Some day in the not-too-distant future, some company, hopefully Apple, will find a way to make a la carte television programming (paying only for the channels you want, not a "bundle" as determined by your cable or satellite provider) a reality. A Needham & Company 2014 report showed why this should happen sooner rather than later.
According to the research group's data between a third and half of your cable bill goes directly to pay for channels like ESPN. Though you'd never see it listed on your monthly cable bill, nearly every channel you get has a secret price.
Industry analyst SNL Kagan estimates that, whether you watch it or not, you're paying something like 6 cents a month to the Hallmark Channel, 60 cents a month for CNN, and $5.54 a month for ESPN, the most expensive channel around
However, these prices are hidden. They get rolled into the price of your bundle of channels. Needham & Co. estimates that ESPN rakes in $7 billion from cable customers, even though many never even watch the channel.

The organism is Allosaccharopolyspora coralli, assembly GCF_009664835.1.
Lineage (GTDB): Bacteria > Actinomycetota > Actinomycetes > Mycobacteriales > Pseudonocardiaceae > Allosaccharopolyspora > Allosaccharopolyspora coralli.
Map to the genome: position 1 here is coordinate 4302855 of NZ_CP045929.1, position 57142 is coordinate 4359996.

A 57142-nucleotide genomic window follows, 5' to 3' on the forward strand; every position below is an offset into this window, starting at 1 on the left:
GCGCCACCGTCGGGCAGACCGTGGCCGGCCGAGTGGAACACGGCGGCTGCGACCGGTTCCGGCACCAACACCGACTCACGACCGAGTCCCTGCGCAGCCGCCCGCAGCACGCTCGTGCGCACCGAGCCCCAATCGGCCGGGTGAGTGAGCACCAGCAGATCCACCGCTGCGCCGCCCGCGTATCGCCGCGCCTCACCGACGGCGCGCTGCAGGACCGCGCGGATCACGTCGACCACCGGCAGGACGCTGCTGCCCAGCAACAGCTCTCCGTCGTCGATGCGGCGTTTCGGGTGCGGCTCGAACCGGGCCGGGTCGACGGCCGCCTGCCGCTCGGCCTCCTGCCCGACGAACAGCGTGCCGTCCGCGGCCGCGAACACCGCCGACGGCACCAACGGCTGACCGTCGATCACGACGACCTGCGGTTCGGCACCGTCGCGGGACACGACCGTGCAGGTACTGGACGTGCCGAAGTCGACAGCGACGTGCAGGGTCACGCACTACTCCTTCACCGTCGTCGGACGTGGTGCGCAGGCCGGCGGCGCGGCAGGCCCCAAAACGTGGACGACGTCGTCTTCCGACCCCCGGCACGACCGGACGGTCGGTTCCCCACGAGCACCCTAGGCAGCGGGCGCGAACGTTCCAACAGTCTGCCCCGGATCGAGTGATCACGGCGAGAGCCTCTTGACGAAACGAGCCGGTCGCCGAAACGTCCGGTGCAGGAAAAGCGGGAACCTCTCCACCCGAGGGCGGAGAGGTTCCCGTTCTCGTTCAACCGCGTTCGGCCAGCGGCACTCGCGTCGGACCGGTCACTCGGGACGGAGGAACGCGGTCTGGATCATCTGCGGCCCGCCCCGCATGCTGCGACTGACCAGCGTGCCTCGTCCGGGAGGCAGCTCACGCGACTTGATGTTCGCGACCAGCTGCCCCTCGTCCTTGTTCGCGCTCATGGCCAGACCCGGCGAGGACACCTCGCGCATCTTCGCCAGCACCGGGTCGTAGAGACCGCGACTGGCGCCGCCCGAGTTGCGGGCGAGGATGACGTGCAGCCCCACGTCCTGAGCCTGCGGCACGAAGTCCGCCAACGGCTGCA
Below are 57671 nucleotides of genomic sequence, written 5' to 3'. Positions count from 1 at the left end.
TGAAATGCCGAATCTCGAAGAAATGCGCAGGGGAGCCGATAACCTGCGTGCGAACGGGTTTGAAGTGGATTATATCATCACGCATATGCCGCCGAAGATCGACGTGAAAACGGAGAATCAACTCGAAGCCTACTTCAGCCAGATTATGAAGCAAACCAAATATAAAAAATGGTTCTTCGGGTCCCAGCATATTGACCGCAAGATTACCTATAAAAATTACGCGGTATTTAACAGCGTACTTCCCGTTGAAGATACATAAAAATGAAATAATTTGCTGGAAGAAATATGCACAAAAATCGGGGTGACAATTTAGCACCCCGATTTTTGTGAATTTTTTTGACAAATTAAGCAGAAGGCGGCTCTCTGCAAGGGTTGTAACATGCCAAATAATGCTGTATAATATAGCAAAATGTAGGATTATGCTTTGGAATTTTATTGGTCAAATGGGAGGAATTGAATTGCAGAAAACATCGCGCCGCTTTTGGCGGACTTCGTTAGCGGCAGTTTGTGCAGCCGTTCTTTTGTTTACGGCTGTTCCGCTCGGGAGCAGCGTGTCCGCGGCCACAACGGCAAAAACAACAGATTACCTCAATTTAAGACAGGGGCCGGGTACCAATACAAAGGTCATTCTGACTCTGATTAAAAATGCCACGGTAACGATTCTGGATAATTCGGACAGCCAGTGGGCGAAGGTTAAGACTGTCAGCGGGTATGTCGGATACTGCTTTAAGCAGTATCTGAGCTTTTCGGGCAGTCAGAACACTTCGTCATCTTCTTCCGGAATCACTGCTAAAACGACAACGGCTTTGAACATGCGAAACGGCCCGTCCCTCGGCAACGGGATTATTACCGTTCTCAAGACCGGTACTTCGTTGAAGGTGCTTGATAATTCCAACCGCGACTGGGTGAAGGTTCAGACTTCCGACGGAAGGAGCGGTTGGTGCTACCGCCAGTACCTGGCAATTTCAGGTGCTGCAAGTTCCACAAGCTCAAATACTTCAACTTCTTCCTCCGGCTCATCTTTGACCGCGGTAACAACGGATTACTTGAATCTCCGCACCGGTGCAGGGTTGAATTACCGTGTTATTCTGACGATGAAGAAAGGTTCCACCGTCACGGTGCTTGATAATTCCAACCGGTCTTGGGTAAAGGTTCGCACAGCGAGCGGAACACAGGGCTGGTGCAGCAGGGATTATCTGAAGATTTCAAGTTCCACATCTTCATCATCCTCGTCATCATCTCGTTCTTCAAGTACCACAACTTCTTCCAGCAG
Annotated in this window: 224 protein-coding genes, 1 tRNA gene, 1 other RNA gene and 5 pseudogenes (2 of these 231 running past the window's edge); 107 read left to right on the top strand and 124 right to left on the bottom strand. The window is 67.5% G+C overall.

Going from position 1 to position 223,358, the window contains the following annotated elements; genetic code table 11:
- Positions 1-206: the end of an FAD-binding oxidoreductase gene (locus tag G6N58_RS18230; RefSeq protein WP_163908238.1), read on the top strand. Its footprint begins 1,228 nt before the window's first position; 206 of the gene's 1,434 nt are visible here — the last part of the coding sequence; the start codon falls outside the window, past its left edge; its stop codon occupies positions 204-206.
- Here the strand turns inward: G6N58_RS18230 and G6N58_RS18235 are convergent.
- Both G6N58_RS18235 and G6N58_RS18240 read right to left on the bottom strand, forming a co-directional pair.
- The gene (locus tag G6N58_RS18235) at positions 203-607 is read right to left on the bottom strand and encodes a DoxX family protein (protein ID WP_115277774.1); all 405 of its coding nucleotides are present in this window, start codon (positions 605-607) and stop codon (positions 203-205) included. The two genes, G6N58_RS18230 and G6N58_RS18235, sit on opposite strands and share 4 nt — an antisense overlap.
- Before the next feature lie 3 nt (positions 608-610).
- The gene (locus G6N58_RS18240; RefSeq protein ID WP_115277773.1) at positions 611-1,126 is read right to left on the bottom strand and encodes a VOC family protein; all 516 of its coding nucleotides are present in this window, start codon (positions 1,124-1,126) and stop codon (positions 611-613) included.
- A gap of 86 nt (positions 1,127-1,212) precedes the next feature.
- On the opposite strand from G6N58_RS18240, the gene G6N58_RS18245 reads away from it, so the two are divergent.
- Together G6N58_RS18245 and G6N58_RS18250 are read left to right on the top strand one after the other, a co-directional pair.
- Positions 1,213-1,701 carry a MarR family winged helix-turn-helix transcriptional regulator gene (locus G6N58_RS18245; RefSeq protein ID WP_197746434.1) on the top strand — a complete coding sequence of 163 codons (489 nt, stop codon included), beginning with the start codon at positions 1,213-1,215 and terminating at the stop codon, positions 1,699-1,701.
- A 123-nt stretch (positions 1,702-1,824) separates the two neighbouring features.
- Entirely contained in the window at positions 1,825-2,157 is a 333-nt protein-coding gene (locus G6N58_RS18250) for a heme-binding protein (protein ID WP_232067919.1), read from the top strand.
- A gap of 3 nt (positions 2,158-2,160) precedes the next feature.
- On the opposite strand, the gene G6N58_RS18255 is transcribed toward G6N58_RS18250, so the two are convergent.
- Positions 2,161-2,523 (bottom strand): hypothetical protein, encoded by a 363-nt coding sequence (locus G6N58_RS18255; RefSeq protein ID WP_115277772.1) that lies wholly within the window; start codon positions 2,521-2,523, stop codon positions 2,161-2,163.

Okay, let's say that one of my must-have channels, TCM, costs substantially more than the Hallmark Channel -- say, $3 per month. There are about 20 channels my family watches regularly (and about 200 we never watch). With a la carte programming, hat would be $60 per month -- about $35 less than I'm paying Dish TV now. I'd love to have those 20 channels available as apps on my Apple TV screen (as well as my Mac and iPad).
Howard Homonoff, a cable industry consultant, told NPR that he thinks the current cable/satellite bundling system -- which actually subsidizes channels that aren't too popular is good for customers. And Needham & Company thinks that only about 20 channels would survive in an unbundled world.
It would be sad for some channels to go under. However, this is a free enterprise market. Channels, like businesses, that can't turn a profit don't need to be subsidized by customers who have no need/desire for them.
As for the future, as NPR points out, "all sides know cable can only get so much more expensive before customers cut the cord completely."